Sensitivity assessment. The biotope is found across a range of wave exposures, mid-range populations are considered to have 'High' resistance to a change in significant wave height at the pressure benchmark. Resilience is assessed as ‘High’, by default, and the biotope is considered ‘Not sensitive’.
|Use / to open/close text displayed||Resistance||Resilience||Sensitivity|
|Not Assessed (NA)||Not assessed (NA)||Not assessed (NA)|
This pressure is Not assessed but evidence is presented where available.
Contamination at levels greater than the pressure benchmark may adversely impact the biotope. No information was found concerning the effects of heavy metals on turf forming and encrusting coralline algae. Bryan (1984) suggested that the general order for heavy metal toxicity in seaweeds is: organic Hg> inorganic Hg > Cu > Ag > Zn> Cd>Pb. Contamination at levels greater than the pressure benchmark may adversely impact the biotope. Little information was found concerning the intolerance of Chondrus crispus to heavy metals. Burdin & Bird (1994) reported that both gametophyte and tetrasporophyte forms accumulated Cu, Cd, Ni, Zn, Mn and Pb when immersed in 0.5 mg/l solutions for 24 hours. No effects were reported however, and no relationship was detected between hydrocolloid characteristics and heavy metal accumulation. Cole et al. (1999) reported that Hg was very toxic to macrophytes. The sub-lethal effects of Hg (organic and inorganic) on the sporelings of an intertidal red algae, Plumaria elegans, were reported by Boney (1971). 100% growth inhibition was caused by 1 ppm Hg.
Most of the information available suggests that adult gastropod molluscs are rather tolerant of heavy-metal toxicity (Bryan, 1984). Winkles may absorb metals from the surrounding water by absorption across the gills or from their diet, and evidence from experimental studies on Littorina littorea suggest that diet is the most important source (Bryan et al., 1983). The species has been suggested as a suitable bioindicator species for some heavy metals in the marine environment. Bryan et al. (1983) suggested that the species is a reasonable indicator for Ag, Cd, Pb and perhaps As. In the Fal estuary Patella vulgata occurs at, or just outside, Restronguet Point, at the end of the creek where metal concentrations are in the order: Zinc (Zn) 100-2000 µg/l, copper (Cu) 10-100µg/l and cadmium (Cd) 0.25-5µg/l (Bryan & Gibbs, 1983). However, in the laboratory Patella vulgata was found to be intolerant of small changes in environmental concentrations of Cd and Zn by Davies (1992). At concentrations of 10µg/l pedal mucus production and levels of activity were both reduced, indicating a physiological response to metal concentrations. Exposure to Cu at a concentration of 100 µg/l for one week resulted in progressive brachycardia (slowing of the heart beat) and the death of limpets. Zn at a concentration of 5500 µg/l produced the same effect (Marchan et al., 1999).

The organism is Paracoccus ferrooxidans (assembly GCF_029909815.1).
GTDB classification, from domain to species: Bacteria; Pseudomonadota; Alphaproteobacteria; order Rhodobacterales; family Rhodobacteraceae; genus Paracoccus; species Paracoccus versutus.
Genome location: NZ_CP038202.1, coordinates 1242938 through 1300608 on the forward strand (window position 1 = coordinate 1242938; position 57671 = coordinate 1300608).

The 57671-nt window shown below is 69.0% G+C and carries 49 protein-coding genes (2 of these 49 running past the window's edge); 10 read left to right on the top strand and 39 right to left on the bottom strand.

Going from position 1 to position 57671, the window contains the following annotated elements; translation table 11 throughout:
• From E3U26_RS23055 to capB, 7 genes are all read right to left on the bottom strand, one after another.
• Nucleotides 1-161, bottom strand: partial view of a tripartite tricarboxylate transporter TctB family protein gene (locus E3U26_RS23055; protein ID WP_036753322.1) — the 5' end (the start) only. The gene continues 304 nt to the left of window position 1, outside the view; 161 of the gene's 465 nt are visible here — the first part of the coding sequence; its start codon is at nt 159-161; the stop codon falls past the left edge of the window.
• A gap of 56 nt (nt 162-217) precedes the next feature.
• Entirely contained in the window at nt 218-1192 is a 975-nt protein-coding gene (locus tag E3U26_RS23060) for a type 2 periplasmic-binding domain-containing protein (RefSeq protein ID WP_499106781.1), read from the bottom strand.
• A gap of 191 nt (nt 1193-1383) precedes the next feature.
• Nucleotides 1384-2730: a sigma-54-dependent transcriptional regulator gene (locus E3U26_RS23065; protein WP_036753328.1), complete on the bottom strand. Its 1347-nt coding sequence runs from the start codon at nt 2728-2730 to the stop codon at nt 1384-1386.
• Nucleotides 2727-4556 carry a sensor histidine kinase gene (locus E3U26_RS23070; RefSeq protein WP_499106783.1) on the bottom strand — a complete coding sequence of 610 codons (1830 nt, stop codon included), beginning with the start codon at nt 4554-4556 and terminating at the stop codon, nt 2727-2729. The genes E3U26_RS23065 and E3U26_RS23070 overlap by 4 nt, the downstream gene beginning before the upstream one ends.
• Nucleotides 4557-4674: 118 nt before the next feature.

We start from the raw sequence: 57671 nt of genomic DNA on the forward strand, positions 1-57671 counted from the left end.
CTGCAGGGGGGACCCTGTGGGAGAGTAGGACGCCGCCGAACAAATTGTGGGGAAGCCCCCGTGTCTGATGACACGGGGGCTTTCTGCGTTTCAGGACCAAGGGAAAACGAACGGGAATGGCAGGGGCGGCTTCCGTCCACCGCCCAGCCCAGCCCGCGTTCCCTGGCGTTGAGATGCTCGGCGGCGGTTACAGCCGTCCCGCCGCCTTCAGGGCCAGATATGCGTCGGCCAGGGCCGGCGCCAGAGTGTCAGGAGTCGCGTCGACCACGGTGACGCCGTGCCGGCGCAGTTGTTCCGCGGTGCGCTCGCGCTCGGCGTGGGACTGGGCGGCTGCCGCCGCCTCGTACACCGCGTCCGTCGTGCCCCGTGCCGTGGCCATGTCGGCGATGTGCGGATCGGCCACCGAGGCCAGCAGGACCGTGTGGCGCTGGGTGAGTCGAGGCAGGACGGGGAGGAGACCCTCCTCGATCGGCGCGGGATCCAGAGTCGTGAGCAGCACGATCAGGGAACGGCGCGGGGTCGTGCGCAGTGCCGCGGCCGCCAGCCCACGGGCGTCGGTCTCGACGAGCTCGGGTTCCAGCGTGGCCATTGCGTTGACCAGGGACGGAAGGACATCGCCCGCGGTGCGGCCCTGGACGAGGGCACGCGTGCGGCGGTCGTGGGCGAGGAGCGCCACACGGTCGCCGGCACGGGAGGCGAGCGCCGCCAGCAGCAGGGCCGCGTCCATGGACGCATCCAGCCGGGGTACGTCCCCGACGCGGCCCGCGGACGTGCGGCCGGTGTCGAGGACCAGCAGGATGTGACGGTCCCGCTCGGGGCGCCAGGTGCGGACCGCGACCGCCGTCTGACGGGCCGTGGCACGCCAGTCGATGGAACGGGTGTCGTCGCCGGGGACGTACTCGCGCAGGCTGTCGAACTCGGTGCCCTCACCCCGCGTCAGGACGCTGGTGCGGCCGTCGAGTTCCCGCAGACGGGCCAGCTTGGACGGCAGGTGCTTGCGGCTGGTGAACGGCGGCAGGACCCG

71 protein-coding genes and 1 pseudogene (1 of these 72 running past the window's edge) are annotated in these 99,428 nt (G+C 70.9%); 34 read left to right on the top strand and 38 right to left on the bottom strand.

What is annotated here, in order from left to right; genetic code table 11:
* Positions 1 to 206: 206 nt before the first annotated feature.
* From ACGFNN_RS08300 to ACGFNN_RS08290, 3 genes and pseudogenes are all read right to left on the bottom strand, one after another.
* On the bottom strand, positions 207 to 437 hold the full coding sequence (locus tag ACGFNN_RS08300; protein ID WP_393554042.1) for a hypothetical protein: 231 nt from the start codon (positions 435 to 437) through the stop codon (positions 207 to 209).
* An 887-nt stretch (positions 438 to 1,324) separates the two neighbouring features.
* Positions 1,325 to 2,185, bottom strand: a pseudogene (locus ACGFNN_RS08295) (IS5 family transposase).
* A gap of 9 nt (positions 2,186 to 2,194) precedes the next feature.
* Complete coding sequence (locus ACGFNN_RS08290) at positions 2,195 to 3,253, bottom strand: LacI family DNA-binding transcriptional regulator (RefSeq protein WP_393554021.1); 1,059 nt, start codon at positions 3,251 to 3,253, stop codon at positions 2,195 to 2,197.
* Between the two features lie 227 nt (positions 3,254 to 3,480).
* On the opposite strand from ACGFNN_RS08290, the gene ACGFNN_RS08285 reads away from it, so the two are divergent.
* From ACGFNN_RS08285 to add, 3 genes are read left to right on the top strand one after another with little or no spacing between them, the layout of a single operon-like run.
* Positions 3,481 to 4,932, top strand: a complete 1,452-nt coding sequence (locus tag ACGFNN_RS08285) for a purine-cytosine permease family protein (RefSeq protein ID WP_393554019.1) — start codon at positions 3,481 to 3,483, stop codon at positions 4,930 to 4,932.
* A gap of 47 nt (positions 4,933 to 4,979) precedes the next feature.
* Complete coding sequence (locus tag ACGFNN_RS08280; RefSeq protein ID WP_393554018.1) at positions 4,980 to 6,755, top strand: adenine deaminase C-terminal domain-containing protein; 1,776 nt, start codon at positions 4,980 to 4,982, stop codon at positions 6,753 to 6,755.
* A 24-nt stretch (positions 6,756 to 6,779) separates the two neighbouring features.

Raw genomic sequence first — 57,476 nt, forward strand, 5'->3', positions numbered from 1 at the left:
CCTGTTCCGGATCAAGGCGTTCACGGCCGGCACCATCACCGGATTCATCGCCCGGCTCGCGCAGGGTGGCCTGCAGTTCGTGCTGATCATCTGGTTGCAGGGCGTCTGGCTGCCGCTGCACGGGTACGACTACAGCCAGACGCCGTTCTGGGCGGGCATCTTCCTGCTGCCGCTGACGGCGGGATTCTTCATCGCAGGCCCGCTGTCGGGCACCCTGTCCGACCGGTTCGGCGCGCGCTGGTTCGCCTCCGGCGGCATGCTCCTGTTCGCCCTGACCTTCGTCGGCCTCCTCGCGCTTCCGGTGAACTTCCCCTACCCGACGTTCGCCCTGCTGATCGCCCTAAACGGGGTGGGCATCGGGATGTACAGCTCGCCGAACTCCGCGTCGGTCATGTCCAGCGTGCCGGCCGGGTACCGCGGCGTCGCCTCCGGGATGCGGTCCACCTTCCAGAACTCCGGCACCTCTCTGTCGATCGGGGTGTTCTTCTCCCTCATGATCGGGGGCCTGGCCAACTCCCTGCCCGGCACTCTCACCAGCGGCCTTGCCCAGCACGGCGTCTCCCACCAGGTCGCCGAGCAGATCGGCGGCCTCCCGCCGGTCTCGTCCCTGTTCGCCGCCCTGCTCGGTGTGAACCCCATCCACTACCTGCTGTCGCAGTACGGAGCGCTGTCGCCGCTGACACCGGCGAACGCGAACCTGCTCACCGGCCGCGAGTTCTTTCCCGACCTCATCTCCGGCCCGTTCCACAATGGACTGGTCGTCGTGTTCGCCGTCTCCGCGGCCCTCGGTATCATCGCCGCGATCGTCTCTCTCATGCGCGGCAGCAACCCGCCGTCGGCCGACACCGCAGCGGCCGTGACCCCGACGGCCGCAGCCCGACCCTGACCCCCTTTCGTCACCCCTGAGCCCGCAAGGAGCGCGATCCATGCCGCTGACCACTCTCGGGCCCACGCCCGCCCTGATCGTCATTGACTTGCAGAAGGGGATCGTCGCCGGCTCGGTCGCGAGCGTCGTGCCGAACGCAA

|Not Assessed (NA)||Not assessed (NA)||Not assessed (NA)|
This pressure is Not assessed but evidence is presented where available
However contamination at levels that exceed the benchmark may lead to greater impacts. Where exposed to direct contact with fresh hydrocarbons, encrusting coralline algae appear to have a high intolerance. Crump et al. (1999) described "dramatic and extensive bleaching" of 'Lithothamnia' following the Sea Empress oil spill. Observations following the Don Marika oil spill (K. Hiscock, pers. comm.) were of rockpools with completely bleached coralline algae. However, Chamberlain (1996) observed that although Lithophyllum incrustans was affected in a short period of time by oil during the Sea Empress spill, recovery occurred within about a year. The oil was found to have destroyed about one third of the thallus thickness but regeneration occurred from thallus filaments below the damaged area.
Following the Torrey Canyon oil spill in 1967, oil and detergent dispersants affected high shore specimens of Corallina officinalis more than low shore specimens. Plants in deep pools were afforded some initial protection, although probably later affected by contaminated runoff. In areas of heavy spraying, however, Corallina officinalis was killed (Smith 1968). Intolerance to hydrocarbon pollution has been assessed to be high, as key structural and important characterizing coralline algal species will be lost and the biotope not be recognized in their absence.